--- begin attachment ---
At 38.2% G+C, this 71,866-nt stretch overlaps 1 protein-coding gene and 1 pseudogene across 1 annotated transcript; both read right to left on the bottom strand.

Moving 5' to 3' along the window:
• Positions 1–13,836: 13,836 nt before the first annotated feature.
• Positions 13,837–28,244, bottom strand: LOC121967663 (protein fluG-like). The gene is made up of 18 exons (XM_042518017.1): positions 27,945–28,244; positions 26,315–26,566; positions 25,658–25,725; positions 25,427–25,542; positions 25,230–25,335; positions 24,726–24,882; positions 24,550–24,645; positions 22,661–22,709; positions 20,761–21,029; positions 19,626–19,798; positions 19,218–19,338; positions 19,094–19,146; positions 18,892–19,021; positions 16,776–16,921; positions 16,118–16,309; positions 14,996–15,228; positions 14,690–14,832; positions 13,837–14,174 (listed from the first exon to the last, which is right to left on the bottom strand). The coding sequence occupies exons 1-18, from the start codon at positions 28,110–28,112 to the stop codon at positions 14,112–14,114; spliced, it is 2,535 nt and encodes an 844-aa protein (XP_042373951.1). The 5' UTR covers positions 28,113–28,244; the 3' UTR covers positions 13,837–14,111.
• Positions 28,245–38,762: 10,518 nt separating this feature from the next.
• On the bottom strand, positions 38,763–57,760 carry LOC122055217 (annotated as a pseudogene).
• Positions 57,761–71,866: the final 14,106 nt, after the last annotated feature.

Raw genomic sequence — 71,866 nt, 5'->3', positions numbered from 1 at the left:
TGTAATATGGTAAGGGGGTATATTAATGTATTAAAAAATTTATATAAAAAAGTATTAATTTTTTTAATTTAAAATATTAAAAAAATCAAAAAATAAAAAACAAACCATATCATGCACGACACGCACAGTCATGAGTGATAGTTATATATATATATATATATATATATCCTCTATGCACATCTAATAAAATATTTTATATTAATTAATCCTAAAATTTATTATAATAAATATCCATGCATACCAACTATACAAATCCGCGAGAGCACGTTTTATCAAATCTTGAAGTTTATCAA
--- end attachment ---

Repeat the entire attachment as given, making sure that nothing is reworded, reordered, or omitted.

At 38.2% G+C, this 71,866-nt stretch overlaps 1 protein-coding gene and 1 pseudogene across 1 annotated transcript; both read right to left on the bottom strand.

Moving 5' to 3' along the window:
• Positions 1–13,836: 13,836 nt before the first annotated feature.
• Positions 13,837–28,244, bottom strand: LOC121967663 (protein fluG-like). The gene is made up of 18 exons (XM_042518017.1): positions 27,945–28,244; positions 26,315–26,566; positions 25,658–25,725; positions 25,427–25,542; positions 25,230–25,335; positions 24,726–24,882; positions 24,550–24,645; positions 22,661–22,709; positions 20,761–21,029; positions 19,626–19,798; positions 19,218–19,338; positions 19,094–19,146; positions 18,892–19,021; positions 16,776–16,921; positions 16,118–16,309; positions 14,996–15,228; positions 14,690–14,832; positions 13,837–14,174 (listed from the first exon to the last, which is right to left on the bottom strand). The coding sequence occupies exons 1-18, from the start codon at positions 28,110–28,112 to the stop codon at positions 14,112–14,114; spliced, it is 2,535 nt and encodes an 844-aa protein (XP_042373951.1). The 5' UTR covers positions 28,113–28,244; the 3' UTR covers positions 13,837–14,111.
• Positions 28,245–38,762: 10,518 nt separating this feature from the next.
• On the bottom strand, positions 38,763–57,760 carry LOC122055217 (annotated as a pseudogene).
• Positions 57,761–71,866: the final 14,106 nt, after the last annotated feature.

Raw genomic sequence — 71,866 nt, 5'->3', positions numbered from 1 at the left:
TGTAATATGGTAAGGGGGTATATTAATGTATTAAAAAATTTATATAAAAAAGTATTAATTTTTTTAATTTAAAATATTAAAAAAATCAAAAAATAAAAAACAAACCATATCATGCACGACACGCACAGTCATGAGTGATAGTTATATATATATATATATATATATATCCTCTATGCACATCTAATAAAATATTTTATATTAATTAATCCTAAAATTTATTATAATAAATATCCATGCATACCAACTATACAAATCCGCGAGAGCACGTTTTATCAAATCTTGAAGTTTATCAA